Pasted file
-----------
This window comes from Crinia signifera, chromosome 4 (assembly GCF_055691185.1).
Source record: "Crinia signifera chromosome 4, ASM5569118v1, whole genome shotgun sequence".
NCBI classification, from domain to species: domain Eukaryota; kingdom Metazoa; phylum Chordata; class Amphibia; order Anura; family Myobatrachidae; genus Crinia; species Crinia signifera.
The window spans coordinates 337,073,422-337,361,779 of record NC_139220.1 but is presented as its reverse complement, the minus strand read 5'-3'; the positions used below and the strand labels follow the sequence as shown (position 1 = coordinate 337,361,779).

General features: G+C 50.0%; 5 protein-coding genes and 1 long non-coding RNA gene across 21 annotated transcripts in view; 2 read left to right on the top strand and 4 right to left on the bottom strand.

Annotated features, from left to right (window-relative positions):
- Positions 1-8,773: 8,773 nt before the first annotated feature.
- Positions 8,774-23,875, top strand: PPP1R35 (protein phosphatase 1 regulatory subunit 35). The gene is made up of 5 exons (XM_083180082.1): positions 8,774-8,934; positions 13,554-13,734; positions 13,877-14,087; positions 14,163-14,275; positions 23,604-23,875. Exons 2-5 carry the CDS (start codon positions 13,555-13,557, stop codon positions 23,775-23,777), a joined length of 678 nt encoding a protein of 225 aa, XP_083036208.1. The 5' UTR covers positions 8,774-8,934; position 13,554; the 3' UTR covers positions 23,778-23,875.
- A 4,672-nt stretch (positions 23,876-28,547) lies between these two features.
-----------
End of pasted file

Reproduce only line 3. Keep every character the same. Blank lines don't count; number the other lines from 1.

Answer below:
NCBI classification, from domain to species: domain Eukaryota; kingdom Metazoa; phylum Chordata; class Amphibia; order Anura; family Myobatrachidae; genus Crinia; species Crinia signifera.